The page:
In the late 1980s she was working for the newly created radio station Jazz FM. "I think it was the idea of being involved with the UK's first station devoted entirely to jazz which drew me back. I organized an exhibition to launch the station entitled '100 Years of Jazz' and began attending the festivals again, this time in Europe at Maastricht and Nice, as well as the Soho Jazz Festival. It was a strange feeling of nostalgia shooting again some of the old stars I'd shot in the 60s - to see how they'd weathered the years. But there were exciting new talents emerging as well, such as Steve Williamson and Courtney Pine".
Francine Winham about her 'Jazz Fever Style'.
"Taken in the photographer's pit at Newport Jazz Festival, Rhode Island. In those days photographers could photograph for as long as they liked, there was no restriction on the number of songs or the amount of time that cameras could operate. This allowed me to experiment whilst the music was actually going on.
In order to find new ways of photographing music I decided to try a very long exposure. The longest my camera could do automatically was one second, which meant I had to have a very small aperture (f 22) to compensate and keep the right amount of light coming into the lens. Although I wanted movement to compliment the music I also wanted sharp or recognisable images of the faces of the musicians. I came up with the idea of holding the camera still for half the exposure (i.e. half a second) and then moving it, either backwards, sideways, in a curve or a wiggle. This was all very hit and miss and I didn't know quite what to expect. And how to time half a second?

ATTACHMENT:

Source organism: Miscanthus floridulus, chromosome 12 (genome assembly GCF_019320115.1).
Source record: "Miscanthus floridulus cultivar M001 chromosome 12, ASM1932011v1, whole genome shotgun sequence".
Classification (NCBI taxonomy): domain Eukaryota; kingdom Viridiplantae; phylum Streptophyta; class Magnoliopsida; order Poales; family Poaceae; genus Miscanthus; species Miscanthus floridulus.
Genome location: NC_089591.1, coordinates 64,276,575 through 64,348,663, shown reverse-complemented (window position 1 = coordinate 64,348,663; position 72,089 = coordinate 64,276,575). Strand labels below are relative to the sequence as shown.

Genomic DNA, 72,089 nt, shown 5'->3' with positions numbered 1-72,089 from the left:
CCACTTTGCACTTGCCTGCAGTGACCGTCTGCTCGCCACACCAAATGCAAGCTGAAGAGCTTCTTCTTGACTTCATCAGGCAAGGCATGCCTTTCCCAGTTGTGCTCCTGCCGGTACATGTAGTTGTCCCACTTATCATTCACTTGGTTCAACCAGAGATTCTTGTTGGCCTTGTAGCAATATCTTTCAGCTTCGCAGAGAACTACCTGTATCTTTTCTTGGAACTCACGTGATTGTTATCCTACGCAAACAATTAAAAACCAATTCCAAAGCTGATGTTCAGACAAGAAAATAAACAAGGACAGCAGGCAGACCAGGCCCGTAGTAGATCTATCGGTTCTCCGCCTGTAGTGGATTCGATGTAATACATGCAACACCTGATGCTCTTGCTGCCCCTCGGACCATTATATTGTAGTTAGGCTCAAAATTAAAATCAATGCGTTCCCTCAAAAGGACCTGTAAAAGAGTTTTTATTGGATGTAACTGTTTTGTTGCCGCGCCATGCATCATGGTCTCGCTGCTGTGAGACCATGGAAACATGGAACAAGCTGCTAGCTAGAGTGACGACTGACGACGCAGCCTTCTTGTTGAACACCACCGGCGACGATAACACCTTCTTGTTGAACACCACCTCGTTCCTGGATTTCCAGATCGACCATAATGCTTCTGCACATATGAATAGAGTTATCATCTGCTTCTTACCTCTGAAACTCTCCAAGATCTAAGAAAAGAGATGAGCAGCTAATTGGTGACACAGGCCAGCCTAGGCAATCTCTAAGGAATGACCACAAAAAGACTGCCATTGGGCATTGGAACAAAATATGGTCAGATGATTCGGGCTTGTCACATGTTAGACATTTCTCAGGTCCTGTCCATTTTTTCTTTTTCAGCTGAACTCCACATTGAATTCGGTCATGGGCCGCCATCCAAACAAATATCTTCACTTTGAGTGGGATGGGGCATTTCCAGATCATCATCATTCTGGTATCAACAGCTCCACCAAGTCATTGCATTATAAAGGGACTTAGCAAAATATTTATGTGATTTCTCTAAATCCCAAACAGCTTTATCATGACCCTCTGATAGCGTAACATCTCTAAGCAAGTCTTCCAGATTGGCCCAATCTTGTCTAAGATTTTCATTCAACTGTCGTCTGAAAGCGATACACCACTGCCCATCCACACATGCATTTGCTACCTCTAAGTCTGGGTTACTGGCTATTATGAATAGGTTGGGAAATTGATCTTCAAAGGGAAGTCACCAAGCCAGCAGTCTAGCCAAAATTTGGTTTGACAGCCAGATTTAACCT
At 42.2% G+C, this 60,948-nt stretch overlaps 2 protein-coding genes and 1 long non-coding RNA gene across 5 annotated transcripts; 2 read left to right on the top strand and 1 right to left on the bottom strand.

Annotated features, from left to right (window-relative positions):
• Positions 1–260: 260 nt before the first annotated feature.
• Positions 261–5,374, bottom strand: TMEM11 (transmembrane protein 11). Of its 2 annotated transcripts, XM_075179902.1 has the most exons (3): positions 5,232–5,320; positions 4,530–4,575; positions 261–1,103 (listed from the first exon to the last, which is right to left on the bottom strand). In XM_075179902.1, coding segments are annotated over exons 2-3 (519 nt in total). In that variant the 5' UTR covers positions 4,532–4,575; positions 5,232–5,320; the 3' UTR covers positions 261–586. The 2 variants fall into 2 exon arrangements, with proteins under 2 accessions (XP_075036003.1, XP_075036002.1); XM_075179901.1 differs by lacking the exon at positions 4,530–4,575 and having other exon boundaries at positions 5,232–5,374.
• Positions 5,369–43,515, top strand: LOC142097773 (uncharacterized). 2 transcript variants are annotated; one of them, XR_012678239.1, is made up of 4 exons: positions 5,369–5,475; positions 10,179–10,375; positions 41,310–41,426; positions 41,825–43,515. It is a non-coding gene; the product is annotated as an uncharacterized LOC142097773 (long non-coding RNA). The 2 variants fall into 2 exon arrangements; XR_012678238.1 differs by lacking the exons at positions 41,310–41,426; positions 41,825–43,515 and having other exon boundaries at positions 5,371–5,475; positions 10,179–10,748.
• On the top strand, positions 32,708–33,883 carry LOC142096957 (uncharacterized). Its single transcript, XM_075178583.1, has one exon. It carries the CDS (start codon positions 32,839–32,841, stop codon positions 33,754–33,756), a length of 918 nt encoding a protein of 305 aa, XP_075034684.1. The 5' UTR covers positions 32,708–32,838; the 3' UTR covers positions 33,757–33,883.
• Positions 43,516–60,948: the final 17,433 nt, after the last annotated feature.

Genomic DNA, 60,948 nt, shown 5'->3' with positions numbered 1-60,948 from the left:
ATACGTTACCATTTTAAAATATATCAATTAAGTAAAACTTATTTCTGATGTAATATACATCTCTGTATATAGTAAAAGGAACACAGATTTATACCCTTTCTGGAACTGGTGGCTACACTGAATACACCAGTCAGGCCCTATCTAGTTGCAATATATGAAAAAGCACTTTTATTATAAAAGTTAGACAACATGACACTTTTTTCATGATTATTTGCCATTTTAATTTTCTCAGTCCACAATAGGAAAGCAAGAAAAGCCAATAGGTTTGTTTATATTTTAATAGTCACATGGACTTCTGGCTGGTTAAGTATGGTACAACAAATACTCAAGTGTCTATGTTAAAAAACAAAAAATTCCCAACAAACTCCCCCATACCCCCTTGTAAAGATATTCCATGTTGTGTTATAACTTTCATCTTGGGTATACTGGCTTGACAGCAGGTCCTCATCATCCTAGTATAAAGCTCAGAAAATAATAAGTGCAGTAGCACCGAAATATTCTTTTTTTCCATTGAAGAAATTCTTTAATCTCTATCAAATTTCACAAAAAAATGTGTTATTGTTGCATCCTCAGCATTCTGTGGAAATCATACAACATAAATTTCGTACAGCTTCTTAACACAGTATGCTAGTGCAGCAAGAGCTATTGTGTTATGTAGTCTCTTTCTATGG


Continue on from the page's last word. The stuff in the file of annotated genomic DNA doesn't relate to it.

Well I had to waste a frame to do that. So I shot off a frame and listened to the time of the sound sch-sh-sh-sh-sh-sht of one second. I held the camera still for sch-sh-sh then moved it for what I hoped was the remaining half when I took the pictures.
This picture of Paul Gonsalves was one of the first I developed and I was quite pleased with the result. You can see that one of the two pictures of his is sharper and has less movement."
Francine Winham • Short Biography
Francine Winham was born in London. Her career as a photographer began in the early 1960s, shooting album covers for music impresario Chris Blackwell. In the mid 1960s she moved to New York, initially working for montage photographer David Attee before branching out on her own as a freelance photojournalist. She began photographing jazz musicians and singers in the clubs of New York and at the Newport Jazz Festival, her work being published in magazines such as Downbeat and the Village Voice. In the 1970s she returned to London, attending the National Film School in Beaconsfield and subsequently working with the Women's Film Group before moving on to her own projects in the early 80s. The late 1980s saw her return to photography, working for the newly created radio station Jazz FM and organizing the exhibition '100 Years of Jazz'. She began attending the jazz festivals again, this time in Europe at Maastricht and Nice, as well as the Soho Jazz Festival in London.
Exhibitions in London, Athens and New York have brought her photography to a wider audience, and though Francine continues to work in the field her new passion is singing. In 1991 she began training as an opera singer and has performed in productions both here and abroad.